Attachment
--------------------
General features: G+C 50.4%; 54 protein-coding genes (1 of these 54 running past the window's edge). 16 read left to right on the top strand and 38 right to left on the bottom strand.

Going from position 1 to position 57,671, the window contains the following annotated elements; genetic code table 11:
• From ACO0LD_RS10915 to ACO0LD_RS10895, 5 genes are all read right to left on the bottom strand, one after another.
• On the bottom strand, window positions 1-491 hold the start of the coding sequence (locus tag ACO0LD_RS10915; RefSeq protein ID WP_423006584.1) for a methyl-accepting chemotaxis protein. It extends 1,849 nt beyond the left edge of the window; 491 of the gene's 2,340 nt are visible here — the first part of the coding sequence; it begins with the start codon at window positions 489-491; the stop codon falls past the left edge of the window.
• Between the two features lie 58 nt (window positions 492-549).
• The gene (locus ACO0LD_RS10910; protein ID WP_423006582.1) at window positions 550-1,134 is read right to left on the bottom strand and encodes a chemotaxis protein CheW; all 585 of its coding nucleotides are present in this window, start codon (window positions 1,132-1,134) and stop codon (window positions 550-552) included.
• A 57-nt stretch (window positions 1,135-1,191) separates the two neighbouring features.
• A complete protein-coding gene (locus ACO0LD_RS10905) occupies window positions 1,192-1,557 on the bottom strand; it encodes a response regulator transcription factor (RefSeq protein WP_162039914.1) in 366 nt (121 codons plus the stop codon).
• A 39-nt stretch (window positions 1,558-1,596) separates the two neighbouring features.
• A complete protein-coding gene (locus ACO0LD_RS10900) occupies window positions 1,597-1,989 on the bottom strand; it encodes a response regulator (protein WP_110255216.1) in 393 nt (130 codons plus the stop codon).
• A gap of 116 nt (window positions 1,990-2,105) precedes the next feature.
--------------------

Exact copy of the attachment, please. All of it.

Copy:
General features: G+C 50.4%; 54 protein-coding genes (1 of these 54 running past the window's edge). 16 read left to right on the top strand and 38 right to left on the bottom strand.

Going from position 1 to position 57,671, the window contains the following annotated elements; genetic code table 11:
• From ACO0LD_RS10915 to ACO0LD_RS10895, 5 genes are all read right to left on the bottom strand, one after another.
• On the bottom strand, window positions 1-491 hold the start of the coding sequence (locus tag ACO0LD_RS10915; RefSeq protein ID WP_423006584.1) for a methyl-accepting chemotaxis protein. It extends 1,849 nt beyond the left edge of the window; 491 of the gene's 2,340 nt are visible here — the first part of the coding sequence; it begins with the start codon at window positions 489-491; the stop codon falls past the left edge of the window.
• Between the two features lie 58 nt (window positions 492-549).
• The gene (locus ACO0LD_RS10910; protein ID WP_423006582.1) at window positions 550-1,134 is read right to left on the bottom strand and encodes a chemotaxis protein CheW; all 585 of its coding nucleotides are present in this window, start codon (window positions 1,132-1,134) and stop codon (window positions 550-552) included.
• A 57-nt stretch (window positions 1,135-1,191) separates the two neighbouring features.
• A complete protein-coding gene (locus ACO0LD_RS10905) occupies window positions 1,192-1,557 on the bottom strand; it encodes a response regulator transcription factor (RefSeq protein WP_162039914.1) in 366 nt (121 codons plus the stop codon).
• A 39-nt stretch (window positions 1,558-1,596) separates the two neighbouring features.
• A complete protein-coding gene (locus ACO0LD_RS10900) occupies window positions 1,597-1,989 on the bottom strand; it encodes a response regulator (protein WP_110255216.1) in 393 nt (130 codons plus the stop codon).
• A gap of 116 nt (window positions 1,990-2,105) precedes the next feature.